|In Korea we get two days off work, in May, to celebrate Buddha’s birthday. The long weekend means traveling and traffic for the entire country.|
설악산 국립 공원
Merriam – Webster Definition
dragon: an imaginary animal that can breathe fire and looks like a very large lizard with wings, a long tail, and claws.
dragon: The name of the most awesome Korean man in the world. I am pretty sure that the entire bus developed a crush on Dragon, the man with an awesome perma and great English.
I knew this trip was going to be epic as soon as our group leader stepped on the bus and began talking. He grabbed the microphone and announced, “Hello everyone, my name is ____, but you can call me Dragon.”
Hayley and I turned to each other and exchanged knowing smiles.
We departed from Seoul on Saturday morning, and drove four and a half hours to reach Seoraksan. We were informed that our first hike would take around 4 hours to complete. I knew we would be hiking, but I didn’t realize we would be hiking UP Ulsan Bawi.
|설악산 울산 바위: Ulsan Bawi, one of the most famous landmarks of Seoraksan.|
|A lovely temple around half way. These lanterns are everywhere to celebrate Buddha’s birthday.|
And now, “up we go!”
|Kelleen Teacher, our resident geologist freaking out over the rocks.|
I nearly died on the way up; I don’t think I have seen so many stairs in my entire life! As exhausted as I was, the view at the top was worth the effort.
I have a problem, a fear actually. (step one is admitting it, right?)
It’s not a fear of heights…….not exactly. My mother suffers from Acrophobia, a dilapidating fear of heights, but my fear decided to mutate and manifest differently.
I am not afraid of high places, in fact I find them quite exhilarating.
My fear is more of a “I am afraid that I will involuntarily fling myself off of high places” kind of feeling.
It is a bit awkward to not trust oneself to NOT randomly jump off a cliff edge, but as I am still alive and didn’t throw myself off the edge of Ulsan Bawi, I think I am doing pretty well.
The score so far: Mikaela : 1 Fear: 0
|You can’t visit a famous place without enacting the popular Korean heart pose. It’s a necessary for every authentic Korean travel experience.|
We changed our plans, and headed out on Sunday morning for a seven hour hike.
|There he is!!!! Dragon, the best group leader ever!|
|These signs were everywhere. I find them highly amusing, not sure why. Maybe because the big bear seems to be wearing a type of Tyrolean hat, even though it obviously speaks Korean.|
|“One, Two, Three, Kimchi!”|
|Heading up there. Oh dear, the fear is kicking in again!|
The score so far: Mikaela : 2 Fear: 0
|Yes, amazing hair. Not only does he have highlights, but he also has a weird tail of hair in the front.
side note: what are his parents thinking? They are hiking in a beautiful national park, and letting him play video games? What?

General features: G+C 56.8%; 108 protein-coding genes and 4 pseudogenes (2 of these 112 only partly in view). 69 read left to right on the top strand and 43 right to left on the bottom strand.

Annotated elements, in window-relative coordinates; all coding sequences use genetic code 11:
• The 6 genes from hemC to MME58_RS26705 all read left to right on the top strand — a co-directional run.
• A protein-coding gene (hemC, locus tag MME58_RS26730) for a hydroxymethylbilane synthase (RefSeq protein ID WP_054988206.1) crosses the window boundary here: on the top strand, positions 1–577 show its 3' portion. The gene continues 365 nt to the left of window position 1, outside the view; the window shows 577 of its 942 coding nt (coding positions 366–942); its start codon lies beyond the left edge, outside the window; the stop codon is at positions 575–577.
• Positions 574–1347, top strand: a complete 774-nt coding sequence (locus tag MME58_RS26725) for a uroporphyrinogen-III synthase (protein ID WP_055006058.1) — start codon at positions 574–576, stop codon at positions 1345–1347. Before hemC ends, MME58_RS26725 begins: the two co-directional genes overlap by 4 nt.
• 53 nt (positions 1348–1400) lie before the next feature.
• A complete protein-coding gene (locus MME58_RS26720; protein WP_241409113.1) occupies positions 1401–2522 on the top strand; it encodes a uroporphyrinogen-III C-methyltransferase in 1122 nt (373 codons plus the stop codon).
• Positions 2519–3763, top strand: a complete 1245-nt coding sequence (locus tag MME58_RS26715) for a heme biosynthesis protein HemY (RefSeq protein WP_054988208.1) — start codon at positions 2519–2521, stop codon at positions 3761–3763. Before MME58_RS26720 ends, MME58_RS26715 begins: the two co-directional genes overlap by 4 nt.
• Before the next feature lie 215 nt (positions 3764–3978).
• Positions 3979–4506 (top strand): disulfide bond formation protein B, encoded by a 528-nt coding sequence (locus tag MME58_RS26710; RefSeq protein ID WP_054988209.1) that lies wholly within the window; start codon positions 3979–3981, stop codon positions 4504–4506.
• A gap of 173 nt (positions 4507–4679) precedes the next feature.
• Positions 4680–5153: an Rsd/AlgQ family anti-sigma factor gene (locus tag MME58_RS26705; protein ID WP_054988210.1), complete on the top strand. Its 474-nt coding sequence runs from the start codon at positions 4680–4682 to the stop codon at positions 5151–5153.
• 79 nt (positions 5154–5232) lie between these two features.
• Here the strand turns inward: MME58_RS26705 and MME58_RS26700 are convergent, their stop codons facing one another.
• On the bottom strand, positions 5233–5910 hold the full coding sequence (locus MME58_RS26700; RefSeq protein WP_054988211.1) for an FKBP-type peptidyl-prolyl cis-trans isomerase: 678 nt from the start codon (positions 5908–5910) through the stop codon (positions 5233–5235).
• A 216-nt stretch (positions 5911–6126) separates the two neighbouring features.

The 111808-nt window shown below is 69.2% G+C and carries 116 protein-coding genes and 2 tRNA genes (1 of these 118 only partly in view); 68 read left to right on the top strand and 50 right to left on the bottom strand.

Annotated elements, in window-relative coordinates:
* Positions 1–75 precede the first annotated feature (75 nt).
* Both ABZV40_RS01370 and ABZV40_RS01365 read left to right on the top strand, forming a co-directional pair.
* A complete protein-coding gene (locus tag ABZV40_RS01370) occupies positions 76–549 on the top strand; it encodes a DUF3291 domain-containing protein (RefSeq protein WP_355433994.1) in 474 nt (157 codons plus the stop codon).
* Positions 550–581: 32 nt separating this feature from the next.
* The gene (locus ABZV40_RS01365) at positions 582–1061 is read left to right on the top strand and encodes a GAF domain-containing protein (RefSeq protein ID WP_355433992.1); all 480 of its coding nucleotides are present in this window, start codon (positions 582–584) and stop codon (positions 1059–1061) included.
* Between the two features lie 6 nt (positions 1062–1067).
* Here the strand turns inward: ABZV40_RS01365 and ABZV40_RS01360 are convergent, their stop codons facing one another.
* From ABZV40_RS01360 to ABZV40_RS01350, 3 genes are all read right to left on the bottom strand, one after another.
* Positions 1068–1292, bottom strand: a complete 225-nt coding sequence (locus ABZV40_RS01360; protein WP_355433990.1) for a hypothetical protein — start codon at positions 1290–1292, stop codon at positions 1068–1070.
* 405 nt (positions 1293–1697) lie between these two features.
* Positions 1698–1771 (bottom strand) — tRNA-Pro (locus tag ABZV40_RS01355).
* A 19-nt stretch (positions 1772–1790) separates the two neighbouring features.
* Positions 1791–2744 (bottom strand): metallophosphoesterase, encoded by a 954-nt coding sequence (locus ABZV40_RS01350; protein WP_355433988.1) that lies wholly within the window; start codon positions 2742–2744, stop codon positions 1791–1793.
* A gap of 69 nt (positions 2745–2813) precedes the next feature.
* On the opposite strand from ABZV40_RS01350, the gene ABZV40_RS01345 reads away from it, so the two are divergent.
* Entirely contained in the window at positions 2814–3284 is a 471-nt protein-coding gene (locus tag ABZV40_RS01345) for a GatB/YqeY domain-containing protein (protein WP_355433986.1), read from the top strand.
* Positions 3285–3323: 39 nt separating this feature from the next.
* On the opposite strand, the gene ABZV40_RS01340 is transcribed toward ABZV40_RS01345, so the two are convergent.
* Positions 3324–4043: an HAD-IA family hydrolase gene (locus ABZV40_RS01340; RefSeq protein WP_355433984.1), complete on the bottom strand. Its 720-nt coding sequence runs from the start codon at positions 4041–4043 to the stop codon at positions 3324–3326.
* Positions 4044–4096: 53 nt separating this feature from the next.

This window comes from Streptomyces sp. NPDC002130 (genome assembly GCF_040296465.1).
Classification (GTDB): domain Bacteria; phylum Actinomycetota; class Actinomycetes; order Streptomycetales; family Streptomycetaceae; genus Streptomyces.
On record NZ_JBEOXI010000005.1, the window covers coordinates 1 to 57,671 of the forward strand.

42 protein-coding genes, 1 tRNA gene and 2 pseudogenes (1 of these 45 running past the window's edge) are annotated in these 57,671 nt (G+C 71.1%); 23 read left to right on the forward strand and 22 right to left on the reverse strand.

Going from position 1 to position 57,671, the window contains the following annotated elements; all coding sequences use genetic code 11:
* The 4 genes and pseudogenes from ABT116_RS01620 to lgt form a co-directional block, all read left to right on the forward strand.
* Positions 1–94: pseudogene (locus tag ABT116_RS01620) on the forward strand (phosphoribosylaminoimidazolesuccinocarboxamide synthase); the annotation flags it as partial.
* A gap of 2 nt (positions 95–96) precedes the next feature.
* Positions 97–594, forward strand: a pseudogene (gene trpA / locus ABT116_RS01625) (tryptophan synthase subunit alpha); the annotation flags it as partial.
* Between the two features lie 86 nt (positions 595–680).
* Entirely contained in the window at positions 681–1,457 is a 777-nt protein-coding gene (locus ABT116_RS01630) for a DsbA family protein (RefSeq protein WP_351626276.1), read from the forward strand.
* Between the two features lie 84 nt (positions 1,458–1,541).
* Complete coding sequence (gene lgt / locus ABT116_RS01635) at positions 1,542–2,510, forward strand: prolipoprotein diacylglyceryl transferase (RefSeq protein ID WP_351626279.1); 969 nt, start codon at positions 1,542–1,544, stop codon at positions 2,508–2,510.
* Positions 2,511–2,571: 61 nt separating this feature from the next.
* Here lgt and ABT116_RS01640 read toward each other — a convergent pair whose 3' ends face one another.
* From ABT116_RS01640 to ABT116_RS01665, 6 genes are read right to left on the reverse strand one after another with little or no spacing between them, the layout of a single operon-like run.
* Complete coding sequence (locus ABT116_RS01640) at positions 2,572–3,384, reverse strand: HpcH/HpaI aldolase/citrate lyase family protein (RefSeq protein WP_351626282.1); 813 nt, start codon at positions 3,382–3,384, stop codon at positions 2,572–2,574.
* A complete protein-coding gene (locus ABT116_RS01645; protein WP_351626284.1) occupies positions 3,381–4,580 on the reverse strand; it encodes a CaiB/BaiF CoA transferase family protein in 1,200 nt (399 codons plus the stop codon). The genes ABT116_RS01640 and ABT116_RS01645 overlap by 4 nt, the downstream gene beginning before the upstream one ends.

|Not sure what it says. I am guessing, “Don’t let your child push you over the cliff.”|
|Hiking masters at our finest! Thank you Dragon for the picture!|
I was making my way down at a steady pace until I heard a shriek from behind me. I turned around to see Hayley sprawled in the dirt grasping at her elbow.
Dictation time: An interview with CK
Me: what was the experience like?
Hayley: It was a weak moment in my life. My elbow hurt severely, but really, the worst pain was my injured pride. My two friends were too busy laughing to ask me if I was okay, but, Dragon the Hero, came to my rescue. Due to the embarrassment, I jolted up and made my way quickly to our lunchie spot. My hand was numb, with a noticeable tingling in my fingers. I thought to myself, “crikey, another visit to the ER!” I did not want to cry, but as I spread the peanut butter on my sandwichie, one tear slowly emerged from my left eye. It made a lonely path down my cheek. I turned to Mikaela and Kelleen, pointed to the droplet, and said, “look!” Finally the cows (my new insult for the month) showed some sympathy for my plight.
|This picture was taken of her sick elbow minutes after the mishap. I wish I had gotten a picture two days later when the entire thing was every shade of blue, black, and purple. It was quite majestic actually.|
At lunchtime we found little pockets of Koreans everywhere. They all found little picnic areas to break the midday meal together. Of course (in Korea), there is nothing like taking a rest from hiking to imbibe with friends.
|Soju in the middle of the day, classic!|
|And make sure you are carrying your water hose with you to attach to the non-existent fire hydrants.|
|It is not uncommon to see these stone piles around Korea, or in other Buddhist areas.|
|“Look, a wildlife!”|
|This is how we usually take pictures……….|
|This poor girl with our group got stuck making weird poses with us.|
|King of the rock!|
|A solid start with excellent balance.|
|Look at that technique!|
|I give it a 9.9|
– a four hour bus ride to Seoul turned into a nine and a half hour bus ride.
– At one rest stop, out of desperation, the women’s bathroom was not used. The men’s room and bushes might have been involved.
– train tickets home to Ulsan had to be booked and canceled three times.
– Dragon was a sweetheart, and so concerned for our comfort.
– Finally arrived in Ulsan, delusional, at 1:15 am.
– Made it home to the countryside after almost 14 hours of travel, to receive a text from Hayley saying,”Our cab almost ran over a deer on the way home!”
An epic ending to and epic trip.
side note: I find it funny that the only “wildlife” we saw in the national park were butterflies and a chipmunk. Then Hayley and Kelleen almost die from a deer collision just minutes away from their industrial town.
We visited Seoraksan through an travel group called adventure Korea. The read more about their various trips in Korea, click here.